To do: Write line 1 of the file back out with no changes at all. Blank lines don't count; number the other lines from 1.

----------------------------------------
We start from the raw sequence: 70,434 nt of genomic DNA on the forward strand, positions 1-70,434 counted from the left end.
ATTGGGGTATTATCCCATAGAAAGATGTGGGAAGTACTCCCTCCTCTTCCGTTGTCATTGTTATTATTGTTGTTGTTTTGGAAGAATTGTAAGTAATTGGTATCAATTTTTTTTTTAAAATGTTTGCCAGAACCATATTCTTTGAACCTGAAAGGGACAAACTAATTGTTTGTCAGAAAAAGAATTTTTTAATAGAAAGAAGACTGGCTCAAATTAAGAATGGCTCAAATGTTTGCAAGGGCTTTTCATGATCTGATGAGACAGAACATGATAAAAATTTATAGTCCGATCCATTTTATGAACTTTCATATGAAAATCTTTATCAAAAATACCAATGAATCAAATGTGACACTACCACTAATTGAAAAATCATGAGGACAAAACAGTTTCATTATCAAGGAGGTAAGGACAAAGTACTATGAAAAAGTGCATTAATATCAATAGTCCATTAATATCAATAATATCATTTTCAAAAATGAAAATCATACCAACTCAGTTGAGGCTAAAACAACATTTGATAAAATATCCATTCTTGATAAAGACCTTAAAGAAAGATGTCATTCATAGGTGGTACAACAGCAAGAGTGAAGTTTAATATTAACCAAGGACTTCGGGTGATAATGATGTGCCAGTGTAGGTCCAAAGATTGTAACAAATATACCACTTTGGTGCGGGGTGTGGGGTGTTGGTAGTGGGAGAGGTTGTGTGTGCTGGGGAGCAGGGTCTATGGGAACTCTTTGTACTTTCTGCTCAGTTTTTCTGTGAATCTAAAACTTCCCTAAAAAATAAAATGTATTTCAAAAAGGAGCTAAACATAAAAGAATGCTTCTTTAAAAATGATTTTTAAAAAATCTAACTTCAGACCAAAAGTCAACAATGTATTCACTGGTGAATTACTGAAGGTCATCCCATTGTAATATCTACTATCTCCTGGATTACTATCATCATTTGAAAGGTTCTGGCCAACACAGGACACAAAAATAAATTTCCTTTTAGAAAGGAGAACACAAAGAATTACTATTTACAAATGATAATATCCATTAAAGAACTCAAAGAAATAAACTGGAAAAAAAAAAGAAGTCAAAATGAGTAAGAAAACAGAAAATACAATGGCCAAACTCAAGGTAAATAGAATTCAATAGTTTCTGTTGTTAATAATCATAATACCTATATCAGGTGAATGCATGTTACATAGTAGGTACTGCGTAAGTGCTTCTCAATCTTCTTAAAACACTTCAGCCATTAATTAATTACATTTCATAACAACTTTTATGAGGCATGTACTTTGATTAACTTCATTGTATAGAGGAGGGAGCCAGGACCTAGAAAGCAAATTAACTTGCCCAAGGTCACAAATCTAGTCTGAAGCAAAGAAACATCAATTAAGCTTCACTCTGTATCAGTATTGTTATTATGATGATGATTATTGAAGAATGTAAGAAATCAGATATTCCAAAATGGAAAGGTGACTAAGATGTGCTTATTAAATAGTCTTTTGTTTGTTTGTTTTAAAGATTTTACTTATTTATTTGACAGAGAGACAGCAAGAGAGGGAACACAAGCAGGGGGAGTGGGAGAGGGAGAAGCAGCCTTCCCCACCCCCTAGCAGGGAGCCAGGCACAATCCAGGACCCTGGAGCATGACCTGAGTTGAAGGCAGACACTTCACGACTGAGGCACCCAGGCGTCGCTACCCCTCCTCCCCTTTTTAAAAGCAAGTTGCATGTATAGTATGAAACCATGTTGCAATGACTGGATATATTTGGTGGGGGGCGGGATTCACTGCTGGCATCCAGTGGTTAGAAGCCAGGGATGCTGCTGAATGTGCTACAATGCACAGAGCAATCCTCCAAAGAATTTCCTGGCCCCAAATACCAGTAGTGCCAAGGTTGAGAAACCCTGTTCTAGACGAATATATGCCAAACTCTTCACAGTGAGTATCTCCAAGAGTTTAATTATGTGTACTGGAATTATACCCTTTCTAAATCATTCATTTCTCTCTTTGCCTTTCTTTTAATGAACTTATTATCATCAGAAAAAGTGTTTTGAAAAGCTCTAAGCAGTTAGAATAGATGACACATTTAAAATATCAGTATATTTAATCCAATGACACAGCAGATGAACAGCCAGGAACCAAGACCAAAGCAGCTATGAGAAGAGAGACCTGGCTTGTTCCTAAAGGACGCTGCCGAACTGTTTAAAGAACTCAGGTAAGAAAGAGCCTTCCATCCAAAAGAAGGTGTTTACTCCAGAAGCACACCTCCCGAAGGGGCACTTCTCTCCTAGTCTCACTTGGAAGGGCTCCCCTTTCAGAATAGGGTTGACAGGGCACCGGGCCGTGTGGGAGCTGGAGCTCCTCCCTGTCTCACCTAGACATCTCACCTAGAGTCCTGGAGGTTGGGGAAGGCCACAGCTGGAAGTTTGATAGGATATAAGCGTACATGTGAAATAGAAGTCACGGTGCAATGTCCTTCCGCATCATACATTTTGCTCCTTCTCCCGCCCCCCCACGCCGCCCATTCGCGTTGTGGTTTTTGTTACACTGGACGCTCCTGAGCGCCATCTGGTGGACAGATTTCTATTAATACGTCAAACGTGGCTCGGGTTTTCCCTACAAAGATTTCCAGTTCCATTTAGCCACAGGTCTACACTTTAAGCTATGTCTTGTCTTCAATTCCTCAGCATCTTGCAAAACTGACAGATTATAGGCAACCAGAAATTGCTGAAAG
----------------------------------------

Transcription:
We start from the raw sequence: 70,434 nt of genomic DNA on the forward strand, positions 1-70,434 counted from the left end.